Tory Minister’s Public Attack on journalist Who Asked Covid Questions Condemned For Undermining Press Freedom

Tory MP Kemi Badenoch

Attacks on political journalist are threats to your freedom.

Press freedom campaigners and the UK’s journalism trade union have raised concerns about the public attack made by a government minister on a HuffPost UK reporter for asking questions about her role in a Covid-19 vaccination campaign.

Last week, equalities minister Kemi Badenoch took to Twitter to accuse journalist Nadine White of “creepy and bizarre” behaviour for asking straightforward questions about why she had not appeared in a video.

White received abuse, and had to make her Twitter profile private, after Badenoch shared screenshots of two emails the journalist sent to a government press office asking why she did not participate in the cross-party clip.

The journalist was asking an appropriate question, which could have been answered politely in a one or two-sentence email. Instead, the Tory minister took to Twitter in an almost Trump-like fashion ‘Kemi Badenoch’ made outlandish bizarre and abusive claims aginst the Huffington Post journalist.

In her posts, Badenoch had said it was “creepy and bizarre to fixate on who didn’t participate in a video and demand they explain themselves”.

The Council of Europe’s Safety of Journalists Platform has identified the incident as a potential threat to media freedom and the safety of journalists as guaranteed by Article 10 of the European Convention on Human Rights, in what could prove embarrassing for Boris Johnson’s government.   

Its website summarises what happened under the headline “Journalist Nadine White Smeared by Minister for Equalities”, and it expects the UK government to respond to the alert. The platform has in recent days also highlighted physical attacks on journalists in Russia and death threats received by a reporter in Cyprus following criticism of the government.

The Mapping Media Freedom website, run by the European Centre for Press and Media Freedom, has recorded the attack as a “violation of media freedom”.

Meanwhile, the National Union of Journalists (NUJ) on Monday condemned the “weird” abuse faced by White as a result of Badenoch’s “petty” tweets. It came after Downing Street defended Badenoch as a “great” a minister who was being “civil” to White.

Downing street reaction

On Monday, Johnson’s aides defended Badenoch and said the Twitter attack on White was the result of a “misunderstanding between the two parties”. But the prime minister’s press secretary, Allegra Stratton, said the minister felt she had “grounds” for her public attack on White.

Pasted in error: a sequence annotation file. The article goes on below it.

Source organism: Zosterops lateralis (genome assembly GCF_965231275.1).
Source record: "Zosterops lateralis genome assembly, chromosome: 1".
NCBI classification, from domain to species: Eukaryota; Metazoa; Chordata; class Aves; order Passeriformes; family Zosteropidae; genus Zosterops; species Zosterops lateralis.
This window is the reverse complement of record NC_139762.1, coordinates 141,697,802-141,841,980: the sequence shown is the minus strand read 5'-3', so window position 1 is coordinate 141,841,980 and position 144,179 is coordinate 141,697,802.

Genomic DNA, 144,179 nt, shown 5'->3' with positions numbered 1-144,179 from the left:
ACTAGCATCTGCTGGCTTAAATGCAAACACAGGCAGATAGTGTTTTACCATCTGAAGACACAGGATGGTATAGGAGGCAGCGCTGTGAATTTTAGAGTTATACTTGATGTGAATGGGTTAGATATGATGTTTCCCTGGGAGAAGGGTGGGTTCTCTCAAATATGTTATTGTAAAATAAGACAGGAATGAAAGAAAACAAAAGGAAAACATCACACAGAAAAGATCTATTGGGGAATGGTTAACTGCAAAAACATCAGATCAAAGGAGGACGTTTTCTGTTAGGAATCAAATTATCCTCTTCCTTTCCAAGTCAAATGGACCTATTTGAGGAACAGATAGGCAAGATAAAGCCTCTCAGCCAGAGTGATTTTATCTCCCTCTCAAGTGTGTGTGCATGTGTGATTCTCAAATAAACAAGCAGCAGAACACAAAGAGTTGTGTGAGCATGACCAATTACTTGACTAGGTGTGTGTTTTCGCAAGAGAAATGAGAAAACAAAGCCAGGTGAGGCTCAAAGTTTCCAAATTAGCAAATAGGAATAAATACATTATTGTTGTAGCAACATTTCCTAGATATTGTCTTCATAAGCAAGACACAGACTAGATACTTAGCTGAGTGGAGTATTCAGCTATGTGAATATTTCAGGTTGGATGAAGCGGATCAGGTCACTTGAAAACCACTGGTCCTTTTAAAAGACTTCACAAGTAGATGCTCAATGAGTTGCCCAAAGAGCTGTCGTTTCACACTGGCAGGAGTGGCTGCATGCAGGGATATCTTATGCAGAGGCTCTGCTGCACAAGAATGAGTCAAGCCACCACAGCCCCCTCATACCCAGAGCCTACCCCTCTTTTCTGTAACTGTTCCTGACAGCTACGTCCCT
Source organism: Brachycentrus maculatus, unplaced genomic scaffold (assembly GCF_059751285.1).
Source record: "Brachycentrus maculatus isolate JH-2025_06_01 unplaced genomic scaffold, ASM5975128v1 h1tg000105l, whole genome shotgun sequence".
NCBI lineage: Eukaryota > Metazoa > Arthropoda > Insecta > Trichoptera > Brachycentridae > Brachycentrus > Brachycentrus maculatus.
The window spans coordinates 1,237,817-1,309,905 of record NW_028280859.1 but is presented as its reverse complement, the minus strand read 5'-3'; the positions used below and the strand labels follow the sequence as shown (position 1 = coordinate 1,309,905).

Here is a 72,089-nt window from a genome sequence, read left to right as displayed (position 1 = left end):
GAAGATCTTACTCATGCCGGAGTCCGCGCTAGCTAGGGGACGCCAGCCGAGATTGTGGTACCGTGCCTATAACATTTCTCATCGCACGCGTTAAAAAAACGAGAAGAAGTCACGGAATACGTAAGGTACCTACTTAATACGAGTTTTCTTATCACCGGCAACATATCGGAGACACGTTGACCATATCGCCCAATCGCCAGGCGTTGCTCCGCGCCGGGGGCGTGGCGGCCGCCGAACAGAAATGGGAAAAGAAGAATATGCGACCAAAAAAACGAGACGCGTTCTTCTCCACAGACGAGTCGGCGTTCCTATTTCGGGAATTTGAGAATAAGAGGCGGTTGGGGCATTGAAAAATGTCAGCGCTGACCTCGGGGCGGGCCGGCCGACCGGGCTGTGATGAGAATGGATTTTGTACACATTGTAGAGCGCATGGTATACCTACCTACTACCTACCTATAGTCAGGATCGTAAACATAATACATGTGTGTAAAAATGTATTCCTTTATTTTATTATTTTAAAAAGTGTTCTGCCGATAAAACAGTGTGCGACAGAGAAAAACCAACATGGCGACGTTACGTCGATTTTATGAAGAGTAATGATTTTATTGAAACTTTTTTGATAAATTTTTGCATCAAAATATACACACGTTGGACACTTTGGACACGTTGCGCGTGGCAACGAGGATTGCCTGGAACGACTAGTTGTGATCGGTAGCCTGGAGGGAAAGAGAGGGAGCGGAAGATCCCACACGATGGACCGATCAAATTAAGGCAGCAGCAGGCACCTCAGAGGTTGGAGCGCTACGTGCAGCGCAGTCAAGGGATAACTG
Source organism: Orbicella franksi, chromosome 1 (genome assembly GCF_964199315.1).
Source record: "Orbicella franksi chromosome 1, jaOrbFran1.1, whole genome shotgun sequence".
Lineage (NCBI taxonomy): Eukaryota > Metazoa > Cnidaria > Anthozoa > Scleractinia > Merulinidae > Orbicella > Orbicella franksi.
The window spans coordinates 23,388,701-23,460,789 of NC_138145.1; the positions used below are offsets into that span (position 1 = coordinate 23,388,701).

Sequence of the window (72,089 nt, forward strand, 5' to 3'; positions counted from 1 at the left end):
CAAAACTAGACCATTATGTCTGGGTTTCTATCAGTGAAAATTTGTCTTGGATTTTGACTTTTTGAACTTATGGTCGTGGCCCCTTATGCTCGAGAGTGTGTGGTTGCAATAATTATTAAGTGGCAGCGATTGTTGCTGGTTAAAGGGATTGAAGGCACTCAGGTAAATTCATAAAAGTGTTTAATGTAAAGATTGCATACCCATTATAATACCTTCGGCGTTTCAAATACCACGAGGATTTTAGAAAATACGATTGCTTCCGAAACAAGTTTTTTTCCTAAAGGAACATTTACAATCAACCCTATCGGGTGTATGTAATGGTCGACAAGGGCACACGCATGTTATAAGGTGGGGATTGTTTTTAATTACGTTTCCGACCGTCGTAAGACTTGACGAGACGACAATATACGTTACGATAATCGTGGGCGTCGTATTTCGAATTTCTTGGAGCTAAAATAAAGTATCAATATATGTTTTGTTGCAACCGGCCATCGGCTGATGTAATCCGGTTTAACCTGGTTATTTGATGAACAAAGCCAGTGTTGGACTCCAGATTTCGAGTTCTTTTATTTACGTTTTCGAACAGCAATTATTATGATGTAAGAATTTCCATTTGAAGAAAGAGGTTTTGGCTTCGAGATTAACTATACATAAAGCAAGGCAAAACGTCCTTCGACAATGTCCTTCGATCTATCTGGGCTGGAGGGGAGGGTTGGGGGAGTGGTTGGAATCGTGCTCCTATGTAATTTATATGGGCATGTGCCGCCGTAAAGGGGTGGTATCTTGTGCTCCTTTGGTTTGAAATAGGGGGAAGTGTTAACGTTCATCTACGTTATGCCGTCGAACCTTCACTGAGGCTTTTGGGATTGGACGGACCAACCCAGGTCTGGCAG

Quizzed over Badenoch’s actions, Allegra Stratton, Boris Johnson’s press secretary, said Badenoch had “been civil to Nadine White”.

Stratton was unable to guarantee that other journalists who send routine emails to departments would not see them publicised via Twitter, saying only that Downing Street did not object to media questions. “You know you can always come to Downing Street and we will treat your questions and your challenges, as we are doing now, as fair, and we will always try to get back to you, and give you decent answers.”

White’s emails had asked why Badenoch did not appear in the video campaign intended to encourage the take-up of the coronavirus vaccine among black, Asian and minority ethnic communities.

HuffPost had not published a story connected to the questions before Badenoch tweeted to say it was because she was involved in a vaccine trial herself.

Stratton added: “She felt that questions about why she wasn’t in the video were not right when she was not in the video because she was taking part in a trial. This is a case of a misunderstanding between the two parties.”

Asked why Badenoch responded by publicising the journalist’s name and questions, Stratton said: “You’ll have to get comment from Kemi herself in terms of Kemi’s motive.”

Saying she had not talked to Johnson about the incident, Stratton appeared to defend Badenoch’s description of White’s actions as “creepy and bizarre”, saying: “I would go to the Cabinet Office and talk to Kemi Badenoch’s team. I believe that Kemi feels that she has grounds for those words.”

Michelle Stanistreet, general secretary of the NUJ, said: “Instead of condemning the unacceptable and uncalled for pillorying of a journalist simply doing her job, Number 10 has today dug in and defended a minister who should know better.

“Putting in questions to elected representatives is pretty standard journalistic practice and the response from Kemi Badenoch was frankly weird, completely out of order and an abuse of her privilege. As a result, Nadine has had to contend with a barrage of online and offline abuse and hostility.

“Elected representatives should be working to boost standards of public discourse, not indulging in petty outbursts that deepen hostility towards journalists and journalism.”

If journalists are intimidated and attacked either physically, verbally or other while conducting legitimate enquires into the actions of public officials and representatives it is not only an attack on free speech, it is a step towards tyranny.

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